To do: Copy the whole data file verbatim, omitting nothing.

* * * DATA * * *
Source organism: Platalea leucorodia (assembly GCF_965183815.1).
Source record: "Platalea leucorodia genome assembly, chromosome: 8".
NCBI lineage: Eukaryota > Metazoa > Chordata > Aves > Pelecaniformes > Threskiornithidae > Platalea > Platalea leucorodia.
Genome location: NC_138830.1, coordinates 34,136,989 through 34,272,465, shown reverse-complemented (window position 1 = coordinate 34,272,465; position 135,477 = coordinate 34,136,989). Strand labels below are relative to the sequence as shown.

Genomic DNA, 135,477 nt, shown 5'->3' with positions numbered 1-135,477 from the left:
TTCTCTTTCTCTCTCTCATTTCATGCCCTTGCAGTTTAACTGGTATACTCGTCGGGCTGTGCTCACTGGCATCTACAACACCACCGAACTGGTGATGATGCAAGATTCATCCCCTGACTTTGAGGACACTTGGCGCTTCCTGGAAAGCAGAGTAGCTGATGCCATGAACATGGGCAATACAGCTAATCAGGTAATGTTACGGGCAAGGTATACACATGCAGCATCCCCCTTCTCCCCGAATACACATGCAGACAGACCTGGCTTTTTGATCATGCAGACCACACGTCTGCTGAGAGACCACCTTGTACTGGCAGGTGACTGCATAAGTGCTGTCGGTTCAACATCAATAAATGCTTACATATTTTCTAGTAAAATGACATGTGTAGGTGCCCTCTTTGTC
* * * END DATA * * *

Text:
Source organism: Platalea leucorodia (assembly GCF_965183815.1).
Source record: "Platalea leucorodia genome assembly, chromosome: 8".
NCBI lineage: Eukaryota > Metazoa > Chordata > Aves > Pelecaniformes > Threskiornithidae > Platalea > Platalea leucorodia.
Genome location: NC_138830.1, coordinates 34,136,989 through 34,272,465, shown reverse-complemented (window position 1 = coordinate 34,272,465; position 135,477 = coordinate 34,136,989). Strand labels below are relative to the sequence as shown.

Genomic DNA, 135,477 nt, shown 5'->3' with positions numbered 1-135,477 from the left:
TTCTCTTTCTCTCTCTCATTTCATGCCCTTGCAGTTTAACTGGTATACTCGTCGGGCTGTGCTCACTGGCATCTACAACACCACCGAACTGGTGATGATGCAAGATTCATCCCCTGACTTTGAGGACACTTGGCGCTTCCTGGAAAGCAGAGTAGCTGATGCCATGAACATGGGCAATACAGCTAATCAGGTAATGTTACGGGCAAGGTATACACATGCAGCATCCCCCTTCTCCCCGAATACACATGCAGACAGACCTGGCTTTTTGATCATGCAGACCACACGTCTGCTGAGAGACCACCTTGTACTGGCAGGTGACTGCATAAGTGCTGTCGGTTCAACATCAATAAATGCTTACATATTTTCTAGTAAAATGACATGTGTAGGTGCCCTCTTTGTC